Today we consider dialogue versus action. One mistake many writers make is to overwrite spoken exchanges. A few years ago I heard a story about how Clint Eastwood – when making the film Gran Torino – was faced with the task of learning an unnecessarily lengthy monologue in response to a question asked of him in the film. Reluctant to let the speech get in the way of the story, Eastwood reduced the prose to a gutteral ‘grunt’ and a grimace to camera which certainly seems to have worked well in the film.
In a similar way, animation is about action and not the spoken word which makes planning one just that little bit harder. Why? Because there’s no let up in the action/adventure until the end. Yes, there are a few animation films with a story that deploys a slower feel but generally, these are the exception to the rule. The majority of animated films are lively and action packed.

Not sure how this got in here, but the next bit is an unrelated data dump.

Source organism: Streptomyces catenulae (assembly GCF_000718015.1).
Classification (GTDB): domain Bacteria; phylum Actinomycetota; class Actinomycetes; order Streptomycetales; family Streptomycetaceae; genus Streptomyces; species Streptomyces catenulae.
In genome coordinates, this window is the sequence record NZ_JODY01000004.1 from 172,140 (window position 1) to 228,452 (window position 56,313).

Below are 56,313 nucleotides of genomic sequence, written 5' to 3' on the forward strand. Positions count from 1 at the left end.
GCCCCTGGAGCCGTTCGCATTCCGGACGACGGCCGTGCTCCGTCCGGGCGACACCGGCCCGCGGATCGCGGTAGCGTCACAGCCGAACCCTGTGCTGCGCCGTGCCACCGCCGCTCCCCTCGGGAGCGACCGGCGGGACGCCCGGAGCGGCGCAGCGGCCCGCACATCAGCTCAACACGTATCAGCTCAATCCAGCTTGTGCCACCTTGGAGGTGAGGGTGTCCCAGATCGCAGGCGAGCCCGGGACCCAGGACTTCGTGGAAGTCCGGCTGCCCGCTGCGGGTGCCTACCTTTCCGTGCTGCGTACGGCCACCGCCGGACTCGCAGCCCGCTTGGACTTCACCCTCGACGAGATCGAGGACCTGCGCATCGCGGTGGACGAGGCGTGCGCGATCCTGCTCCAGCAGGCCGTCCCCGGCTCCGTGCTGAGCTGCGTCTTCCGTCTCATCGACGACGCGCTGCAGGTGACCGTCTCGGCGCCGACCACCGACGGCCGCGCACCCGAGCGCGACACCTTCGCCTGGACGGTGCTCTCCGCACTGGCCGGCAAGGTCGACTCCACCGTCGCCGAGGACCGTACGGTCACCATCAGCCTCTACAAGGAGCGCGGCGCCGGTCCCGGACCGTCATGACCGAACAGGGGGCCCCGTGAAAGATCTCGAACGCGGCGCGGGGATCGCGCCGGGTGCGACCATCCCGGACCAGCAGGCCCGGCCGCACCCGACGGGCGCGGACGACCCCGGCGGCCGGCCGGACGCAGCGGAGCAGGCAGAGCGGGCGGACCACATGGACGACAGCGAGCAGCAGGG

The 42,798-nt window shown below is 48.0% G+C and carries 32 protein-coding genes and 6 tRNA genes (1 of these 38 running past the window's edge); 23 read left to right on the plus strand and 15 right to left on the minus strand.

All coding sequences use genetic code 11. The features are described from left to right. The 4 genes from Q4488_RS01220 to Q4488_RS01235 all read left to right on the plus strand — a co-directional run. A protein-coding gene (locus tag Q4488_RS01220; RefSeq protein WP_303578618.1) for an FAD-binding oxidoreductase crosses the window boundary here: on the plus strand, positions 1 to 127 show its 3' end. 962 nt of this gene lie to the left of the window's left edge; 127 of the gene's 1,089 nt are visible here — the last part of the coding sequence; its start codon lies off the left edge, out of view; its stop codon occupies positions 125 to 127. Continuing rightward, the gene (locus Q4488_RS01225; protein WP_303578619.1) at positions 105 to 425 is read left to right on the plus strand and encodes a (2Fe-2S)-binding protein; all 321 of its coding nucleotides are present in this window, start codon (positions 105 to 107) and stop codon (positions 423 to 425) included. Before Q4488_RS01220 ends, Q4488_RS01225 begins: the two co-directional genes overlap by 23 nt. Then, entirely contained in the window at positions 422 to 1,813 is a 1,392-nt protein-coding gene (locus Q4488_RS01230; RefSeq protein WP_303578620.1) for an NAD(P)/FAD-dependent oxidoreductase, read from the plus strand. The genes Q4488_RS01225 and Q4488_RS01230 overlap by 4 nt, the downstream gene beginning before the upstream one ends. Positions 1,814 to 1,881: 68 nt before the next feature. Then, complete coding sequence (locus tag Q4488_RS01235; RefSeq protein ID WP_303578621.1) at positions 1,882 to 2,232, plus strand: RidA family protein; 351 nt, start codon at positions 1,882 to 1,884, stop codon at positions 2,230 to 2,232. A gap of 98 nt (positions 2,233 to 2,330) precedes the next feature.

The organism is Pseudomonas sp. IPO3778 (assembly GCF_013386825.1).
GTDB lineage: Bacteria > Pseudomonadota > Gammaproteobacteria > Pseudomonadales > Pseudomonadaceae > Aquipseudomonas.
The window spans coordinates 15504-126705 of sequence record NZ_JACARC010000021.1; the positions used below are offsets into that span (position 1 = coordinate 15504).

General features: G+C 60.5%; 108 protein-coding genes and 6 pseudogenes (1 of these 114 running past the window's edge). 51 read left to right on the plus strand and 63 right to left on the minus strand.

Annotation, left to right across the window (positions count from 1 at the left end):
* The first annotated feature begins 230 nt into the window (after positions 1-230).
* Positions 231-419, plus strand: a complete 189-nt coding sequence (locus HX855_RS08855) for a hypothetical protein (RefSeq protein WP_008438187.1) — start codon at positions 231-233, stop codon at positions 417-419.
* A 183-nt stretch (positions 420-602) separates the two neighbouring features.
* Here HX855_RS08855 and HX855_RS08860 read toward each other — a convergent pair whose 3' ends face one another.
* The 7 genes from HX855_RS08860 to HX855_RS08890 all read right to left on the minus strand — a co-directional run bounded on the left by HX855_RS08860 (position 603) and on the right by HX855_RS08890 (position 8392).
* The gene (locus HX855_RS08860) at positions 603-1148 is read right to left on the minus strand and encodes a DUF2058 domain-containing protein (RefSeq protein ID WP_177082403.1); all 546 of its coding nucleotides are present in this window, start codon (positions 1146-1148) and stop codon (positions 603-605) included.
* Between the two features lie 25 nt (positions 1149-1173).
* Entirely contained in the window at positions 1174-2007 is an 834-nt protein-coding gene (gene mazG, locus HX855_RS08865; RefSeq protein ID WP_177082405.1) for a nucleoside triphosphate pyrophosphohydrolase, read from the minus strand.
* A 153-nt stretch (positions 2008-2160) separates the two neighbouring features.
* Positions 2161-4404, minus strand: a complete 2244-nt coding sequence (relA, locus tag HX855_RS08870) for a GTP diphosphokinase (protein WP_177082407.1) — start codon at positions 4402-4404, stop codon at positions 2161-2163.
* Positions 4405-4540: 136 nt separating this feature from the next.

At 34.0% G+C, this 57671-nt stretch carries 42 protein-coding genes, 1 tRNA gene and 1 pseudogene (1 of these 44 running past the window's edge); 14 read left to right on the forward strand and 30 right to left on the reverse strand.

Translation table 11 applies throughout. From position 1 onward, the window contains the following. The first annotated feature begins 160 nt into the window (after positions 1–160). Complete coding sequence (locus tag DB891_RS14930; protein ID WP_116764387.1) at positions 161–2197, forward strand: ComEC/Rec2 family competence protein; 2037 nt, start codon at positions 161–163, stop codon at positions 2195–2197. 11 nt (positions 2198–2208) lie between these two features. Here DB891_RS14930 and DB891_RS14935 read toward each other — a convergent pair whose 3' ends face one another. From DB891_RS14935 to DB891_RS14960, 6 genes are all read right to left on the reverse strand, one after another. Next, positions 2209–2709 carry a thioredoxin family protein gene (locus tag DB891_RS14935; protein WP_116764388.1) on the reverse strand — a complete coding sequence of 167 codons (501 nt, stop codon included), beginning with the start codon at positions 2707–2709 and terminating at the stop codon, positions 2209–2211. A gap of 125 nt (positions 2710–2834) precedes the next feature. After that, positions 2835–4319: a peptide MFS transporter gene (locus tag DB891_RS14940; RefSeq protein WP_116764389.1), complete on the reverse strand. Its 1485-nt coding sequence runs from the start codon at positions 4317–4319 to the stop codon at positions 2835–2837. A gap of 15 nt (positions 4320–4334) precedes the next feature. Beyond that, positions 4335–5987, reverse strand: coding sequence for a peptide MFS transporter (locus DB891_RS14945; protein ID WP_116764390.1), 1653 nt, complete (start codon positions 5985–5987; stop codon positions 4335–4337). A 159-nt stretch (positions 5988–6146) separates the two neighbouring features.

Okay, the second part of my notes taken at Barbara Slade’s session on Writing for Animation can be found here. Til next time, keep it fast and animated! (pun intended!)
* part 1 of my notes on Barabara’s session can be found on the link from my post of a fortnight ago.